If you are responsible for procuring and purchasing commodity ingredients for your company's petfoods -- or you formulate with such ingredients -- you probably are already aware that 2013 is shaping up to be another challenging year. (The same is true for meat ingredients, since that meat often comes from animals that eat commodity grains.) But do you know where specific challenges lie and how to prevent or handle them?
In a webinar earlier this week, "2013 Feed Grains, Wheat and Oilseeds Commodity Outlook" (hosted by WattAgNet.com), Tim Brusnahan, VP of consulting for Richard A. Brock & Associates Inc., provided an outlook for grain supplies and prices for the year based on the January 11 crop reports from the US Department of Agriculture (USDA). If you missed the webinar, you can view and listen to a recorded archive. (You will have to register; registration is free.)
Some highlights (or "lowlights," depending on your perspective) from Brusnahan's outlook:
- Supplies of US corn and soybeans have improved slightly after declines resulting from severe drought.
- Usage of feed grains (milo, barley and oats) and wheat has increased, with increases ranging from about 10% (oats) all the way up to 113% (wheat).
- World supplies of course grains, soybeans and wheat have become tighter.
- USDA anticipates that the US will need to import about 100 million bushels of corn -- a record (most will come from the Windsor, Ontario, Canada, region).
- Conversely, US exports of corn will likely drop about 40%.
- Other countries -- notably Argentina, Brazil and Ukraine -- are starting to fill the gaps in global corn supply.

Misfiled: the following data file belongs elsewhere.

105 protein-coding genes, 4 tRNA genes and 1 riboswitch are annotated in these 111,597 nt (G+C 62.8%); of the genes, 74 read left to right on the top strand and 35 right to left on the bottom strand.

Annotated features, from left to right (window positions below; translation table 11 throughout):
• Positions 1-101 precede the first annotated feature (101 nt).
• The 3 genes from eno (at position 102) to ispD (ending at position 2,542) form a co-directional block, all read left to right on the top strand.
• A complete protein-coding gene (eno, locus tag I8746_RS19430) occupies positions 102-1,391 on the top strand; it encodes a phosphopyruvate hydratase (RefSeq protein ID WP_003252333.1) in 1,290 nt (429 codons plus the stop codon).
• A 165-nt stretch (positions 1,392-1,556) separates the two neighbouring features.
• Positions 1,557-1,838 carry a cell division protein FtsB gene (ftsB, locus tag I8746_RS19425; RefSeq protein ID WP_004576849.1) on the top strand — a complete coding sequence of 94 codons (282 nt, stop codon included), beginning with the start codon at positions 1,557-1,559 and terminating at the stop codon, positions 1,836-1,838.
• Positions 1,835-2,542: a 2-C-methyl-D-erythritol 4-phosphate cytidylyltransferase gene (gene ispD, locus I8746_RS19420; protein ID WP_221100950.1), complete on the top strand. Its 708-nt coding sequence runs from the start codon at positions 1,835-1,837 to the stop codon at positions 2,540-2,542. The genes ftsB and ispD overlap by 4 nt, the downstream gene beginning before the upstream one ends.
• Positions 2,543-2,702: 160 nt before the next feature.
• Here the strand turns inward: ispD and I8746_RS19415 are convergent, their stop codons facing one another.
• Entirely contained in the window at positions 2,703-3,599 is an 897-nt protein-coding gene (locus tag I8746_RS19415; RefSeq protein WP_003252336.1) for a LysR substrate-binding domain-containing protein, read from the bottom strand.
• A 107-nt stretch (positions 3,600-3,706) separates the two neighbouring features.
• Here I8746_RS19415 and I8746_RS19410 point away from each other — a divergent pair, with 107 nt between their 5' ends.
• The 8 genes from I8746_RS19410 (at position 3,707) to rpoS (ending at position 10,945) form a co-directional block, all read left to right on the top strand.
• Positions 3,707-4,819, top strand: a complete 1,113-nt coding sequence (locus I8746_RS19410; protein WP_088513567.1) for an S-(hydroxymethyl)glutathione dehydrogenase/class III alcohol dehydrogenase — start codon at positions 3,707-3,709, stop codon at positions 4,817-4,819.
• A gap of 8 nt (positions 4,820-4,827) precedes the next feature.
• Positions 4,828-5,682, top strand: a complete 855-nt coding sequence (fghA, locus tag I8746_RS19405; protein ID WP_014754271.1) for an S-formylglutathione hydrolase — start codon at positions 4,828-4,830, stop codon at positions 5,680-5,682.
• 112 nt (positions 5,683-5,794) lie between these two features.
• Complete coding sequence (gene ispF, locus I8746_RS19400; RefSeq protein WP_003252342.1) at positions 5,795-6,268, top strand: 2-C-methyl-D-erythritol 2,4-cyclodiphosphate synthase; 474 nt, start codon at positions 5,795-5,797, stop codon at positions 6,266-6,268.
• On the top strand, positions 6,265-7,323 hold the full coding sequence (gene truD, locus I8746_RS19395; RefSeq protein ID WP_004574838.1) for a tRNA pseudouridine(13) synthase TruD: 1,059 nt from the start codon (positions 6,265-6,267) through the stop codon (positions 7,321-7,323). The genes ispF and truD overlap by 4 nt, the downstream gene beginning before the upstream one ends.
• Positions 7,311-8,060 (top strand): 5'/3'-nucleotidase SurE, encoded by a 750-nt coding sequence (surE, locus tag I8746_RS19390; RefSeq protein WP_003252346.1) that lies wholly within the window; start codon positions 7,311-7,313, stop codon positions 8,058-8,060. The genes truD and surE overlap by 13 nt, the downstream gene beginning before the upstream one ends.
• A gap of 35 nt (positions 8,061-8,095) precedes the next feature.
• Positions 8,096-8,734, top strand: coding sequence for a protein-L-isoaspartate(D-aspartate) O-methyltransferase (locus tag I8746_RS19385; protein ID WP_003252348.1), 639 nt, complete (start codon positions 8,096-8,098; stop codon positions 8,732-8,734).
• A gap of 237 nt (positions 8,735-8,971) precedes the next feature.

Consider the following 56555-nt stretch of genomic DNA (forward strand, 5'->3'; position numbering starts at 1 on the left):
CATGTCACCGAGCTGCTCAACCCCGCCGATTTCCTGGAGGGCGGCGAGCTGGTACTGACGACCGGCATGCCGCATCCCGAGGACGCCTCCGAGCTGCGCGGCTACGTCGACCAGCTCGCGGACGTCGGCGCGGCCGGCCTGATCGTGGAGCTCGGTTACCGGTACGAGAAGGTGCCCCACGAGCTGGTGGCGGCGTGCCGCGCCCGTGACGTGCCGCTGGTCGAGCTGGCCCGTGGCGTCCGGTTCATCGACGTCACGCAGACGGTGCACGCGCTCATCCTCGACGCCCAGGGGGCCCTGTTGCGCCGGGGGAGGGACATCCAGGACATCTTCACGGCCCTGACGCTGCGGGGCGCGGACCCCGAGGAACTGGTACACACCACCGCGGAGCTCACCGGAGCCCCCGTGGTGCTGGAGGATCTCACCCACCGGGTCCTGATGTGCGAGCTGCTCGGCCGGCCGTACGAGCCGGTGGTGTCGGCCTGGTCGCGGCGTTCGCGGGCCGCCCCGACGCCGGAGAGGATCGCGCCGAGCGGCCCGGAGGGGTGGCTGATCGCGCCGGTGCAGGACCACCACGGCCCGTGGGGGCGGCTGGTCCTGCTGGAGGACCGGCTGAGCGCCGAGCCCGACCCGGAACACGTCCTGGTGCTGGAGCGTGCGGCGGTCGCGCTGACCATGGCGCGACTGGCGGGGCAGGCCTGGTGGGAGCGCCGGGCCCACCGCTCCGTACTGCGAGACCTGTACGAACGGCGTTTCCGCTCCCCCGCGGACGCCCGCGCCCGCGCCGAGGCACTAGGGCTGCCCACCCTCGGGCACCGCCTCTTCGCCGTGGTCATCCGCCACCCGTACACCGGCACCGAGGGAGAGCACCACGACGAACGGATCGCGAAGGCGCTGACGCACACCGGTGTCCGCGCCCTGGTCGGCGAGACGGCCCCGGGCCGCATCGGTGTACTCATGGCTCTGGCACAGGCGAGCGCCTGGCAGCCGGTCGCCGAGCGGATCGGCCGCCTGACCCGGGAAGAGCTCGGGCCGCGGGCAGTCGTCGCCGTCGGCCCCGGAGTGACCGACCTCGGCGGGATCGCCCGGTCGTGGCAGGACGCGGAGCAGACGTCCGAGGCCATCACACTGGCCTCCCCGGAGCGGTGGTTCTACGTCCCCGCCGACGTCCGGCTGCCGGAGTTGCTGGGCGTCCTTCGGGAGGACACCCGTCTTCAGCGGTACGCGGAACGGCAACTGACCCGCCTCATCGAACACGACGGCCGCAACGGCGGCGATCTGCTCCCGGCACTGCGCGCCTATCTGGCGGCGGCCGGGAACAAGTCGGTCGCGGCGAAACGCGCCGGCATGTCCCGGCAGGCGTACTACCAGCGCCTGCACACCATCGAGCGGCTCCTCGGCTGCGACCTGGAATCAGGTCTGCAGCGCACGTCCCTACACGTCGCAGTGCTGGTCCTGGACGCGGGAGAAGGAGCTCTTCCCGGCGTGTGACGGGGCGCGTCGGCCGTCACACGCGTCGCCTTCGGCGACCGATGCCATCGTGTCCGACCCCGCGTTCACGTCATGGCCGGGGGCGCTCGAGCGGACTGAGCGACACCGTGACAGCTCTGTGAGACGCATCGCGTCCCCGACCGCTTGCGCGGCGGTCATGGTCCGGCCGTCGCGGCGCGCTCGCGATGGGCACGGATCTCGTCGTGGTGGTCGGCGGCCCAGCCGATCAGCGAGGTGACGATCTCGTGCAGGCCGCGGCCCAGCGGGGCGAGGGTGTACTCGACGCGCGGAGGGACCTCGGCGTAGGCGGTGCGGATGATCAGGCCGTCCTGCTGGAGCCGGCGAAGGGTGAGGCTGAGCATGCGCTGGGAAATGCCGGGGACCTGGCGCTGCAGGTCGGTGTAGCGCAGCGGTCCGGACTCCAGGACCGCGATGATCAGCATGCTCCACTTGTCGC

- The price of corn will remain volatile this year, though the market has become more elastic and able to withstand the volatility.
- The drought in parts of the US is persisting and even intensifying (see the latest outlook map, through April, from the US National Weather Service).
The webinar recording contains other interesting information. But perhaps most helpful are some buying strategies Brusnahan recommended:
- At minimum, have a 60-day supply of the grain ingredients you need.
- Then, be looking to cover such ingredients through July 1.
- Futures or option contracts do not act as a favorable hedge when supplies are this tight, basis this narrow and logistics this challenging.
- Watch out for new crop winter wheat futures! Winter wheat acres have increased by about 500,000 acres; those futures can impact other crop futures.
- Drought conditions extending into late April could ignite another supply-driven rally for wheat that can influence corn supplies and prices.
Even if your product formulations do not include corn, wheat or similar ingredients, the supply and prices of those crops definitely affect other ingredients, including meats. As for livestock in the US, Brusnahan ended with the good news that while the US beef industry is struggling, the poultry industry has managed its challenges well (partially because it benefited from being located near US southern corn and other crops not affected by the drought) and is on the rebound from rockier times last year. And the pork industry is doing quite well -- perhaps a new protein source for petfoods?